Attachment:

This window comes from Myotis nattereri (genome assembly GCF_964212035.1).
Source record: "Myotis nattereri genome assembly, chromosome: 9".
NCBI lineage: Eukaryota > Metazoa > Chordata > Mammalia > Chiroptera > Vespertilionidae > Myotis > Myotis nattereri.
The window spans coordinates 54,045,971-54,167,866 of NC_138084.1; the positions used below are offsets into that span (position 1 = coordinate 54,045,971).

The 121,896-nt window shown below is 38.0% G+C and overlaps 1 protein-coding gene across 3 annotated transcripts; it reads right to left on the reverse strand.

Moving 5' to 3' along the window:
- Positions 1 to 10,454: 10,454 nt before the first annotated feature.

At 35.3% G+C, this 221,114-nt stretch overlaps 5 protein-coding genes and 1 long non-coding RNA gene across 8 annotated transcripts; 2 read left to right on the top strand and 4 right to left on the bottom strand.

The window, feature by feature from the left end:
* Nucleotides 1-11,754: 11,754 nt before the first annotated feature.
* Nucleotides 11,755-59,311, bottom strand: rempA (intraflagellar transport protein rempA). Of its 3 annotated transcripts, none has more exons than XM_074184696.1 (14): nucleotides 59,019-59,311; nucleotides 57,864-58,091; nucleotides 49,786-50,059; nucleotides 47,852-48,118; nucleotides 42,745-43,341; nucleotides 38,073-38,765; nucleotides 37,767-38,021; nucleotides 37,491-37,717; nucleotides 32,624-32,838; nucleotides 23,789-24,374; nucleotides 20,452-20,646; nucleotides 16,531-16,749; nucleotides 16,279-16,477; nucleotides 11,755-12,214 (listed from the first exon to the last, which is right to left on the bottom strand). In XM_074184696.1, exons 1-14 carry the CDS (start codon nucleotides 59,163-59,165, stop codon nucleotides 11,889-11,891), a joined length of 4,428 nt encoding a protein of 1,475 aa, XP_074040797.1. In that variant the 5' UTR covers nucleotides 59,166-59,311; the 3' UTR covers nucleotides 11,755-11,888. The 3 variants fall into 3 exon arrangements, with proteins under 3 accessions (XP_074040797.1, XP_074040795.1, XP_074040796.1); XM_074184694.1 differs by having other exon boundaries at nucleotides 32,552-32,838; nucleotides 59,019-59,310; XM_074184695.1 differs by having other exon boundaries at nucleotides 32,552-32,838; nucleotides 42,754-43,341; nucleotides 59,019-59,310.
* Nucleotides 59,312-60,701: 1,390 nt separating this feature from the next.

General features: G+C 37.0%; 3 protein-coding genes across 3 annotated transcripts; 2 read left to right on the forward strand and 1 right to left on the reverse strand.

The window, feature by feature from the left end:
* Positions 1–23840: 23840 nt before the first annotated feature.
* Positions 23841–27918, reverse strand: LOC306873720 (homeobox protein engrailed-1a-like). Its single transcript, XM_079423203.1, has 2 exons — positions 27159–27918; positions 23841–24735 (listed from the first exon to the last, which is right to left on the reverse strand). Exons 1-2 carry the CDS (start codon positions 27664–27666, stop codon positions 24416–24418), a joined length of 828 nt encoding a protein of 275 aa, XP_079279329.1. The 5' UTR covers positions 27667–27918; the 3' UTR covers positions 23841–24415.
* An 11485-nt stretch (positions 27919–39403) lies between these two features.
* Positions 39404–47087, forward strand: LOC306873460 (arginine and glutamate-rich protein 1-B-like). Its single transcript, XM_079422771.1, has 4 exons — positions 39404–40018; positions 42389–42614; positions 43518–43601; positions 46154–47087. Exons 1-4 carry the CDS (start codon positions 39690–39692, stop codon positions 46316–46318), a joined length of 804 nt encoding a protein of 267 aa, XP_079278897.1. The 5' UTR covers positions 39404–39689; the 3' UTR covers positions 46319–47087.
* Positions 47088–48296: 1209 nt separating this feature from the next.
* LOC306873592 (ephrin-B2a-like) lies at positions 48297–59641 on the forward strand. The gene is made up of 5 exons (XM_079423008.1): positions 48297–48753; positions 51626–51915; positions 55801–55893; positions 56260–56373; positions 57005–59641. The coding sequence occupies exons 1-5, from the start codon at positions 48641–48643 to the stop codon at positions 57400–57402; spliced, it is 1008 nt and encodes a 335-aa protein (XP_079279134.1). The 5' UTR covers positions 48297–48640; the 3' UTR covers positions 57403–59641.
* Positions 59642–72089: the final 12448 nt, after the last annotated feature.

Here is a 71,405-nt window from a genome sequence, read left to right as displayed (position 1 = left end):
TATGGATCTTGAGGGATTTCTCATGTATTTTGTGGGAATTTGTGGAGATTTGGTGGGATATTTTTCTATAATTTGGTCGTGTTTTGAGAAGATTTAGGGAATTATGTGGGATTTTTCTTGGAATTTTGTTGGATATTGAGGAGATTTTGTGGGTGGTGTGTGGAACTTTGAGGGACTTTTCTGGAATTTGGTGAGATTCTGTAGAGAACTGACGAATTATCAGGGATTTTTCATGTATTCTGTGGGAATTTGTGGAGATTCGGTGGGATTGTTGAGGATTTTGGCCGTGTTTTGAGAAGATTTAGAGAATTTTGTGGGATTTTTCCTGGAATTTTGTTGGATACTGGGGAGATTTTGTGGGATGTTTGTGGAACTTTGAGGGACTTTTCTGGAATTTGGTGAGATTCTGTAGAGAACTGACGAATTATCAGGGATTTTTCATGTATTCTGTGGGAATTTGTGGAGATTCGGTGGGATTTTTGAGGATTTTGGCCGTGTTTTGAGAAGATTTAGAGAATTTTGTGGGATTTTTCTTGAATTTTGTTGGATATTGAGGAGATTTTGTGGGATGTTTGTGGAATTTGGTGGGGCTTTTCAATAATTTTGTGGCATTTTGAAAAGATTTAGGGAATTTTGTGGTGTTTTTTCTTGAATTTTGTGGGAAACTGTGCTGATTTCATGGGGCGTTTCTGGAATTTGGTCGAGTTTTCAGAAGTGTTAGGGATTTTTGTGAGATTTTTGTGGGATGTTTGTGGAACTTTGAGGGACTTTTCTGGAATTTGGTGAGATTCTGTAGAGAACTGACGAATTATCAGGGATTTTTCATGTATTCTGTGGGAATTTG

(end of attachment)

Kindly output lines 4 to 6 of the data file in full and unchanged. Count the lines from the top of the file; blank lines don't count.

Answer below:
The window spans coordinates 54,045,971-54,167,866 of NC_138084.1; the positions used below are offsets into that span (position 1 = coordinate 54,045,971).

The 121,896-nt window shown below is 38.0% G+C and overlaps 1 protein-coding gene across 3 annotated transcripts; it reads right to left on the reverse strand.

Moving 5' to 3' along the window: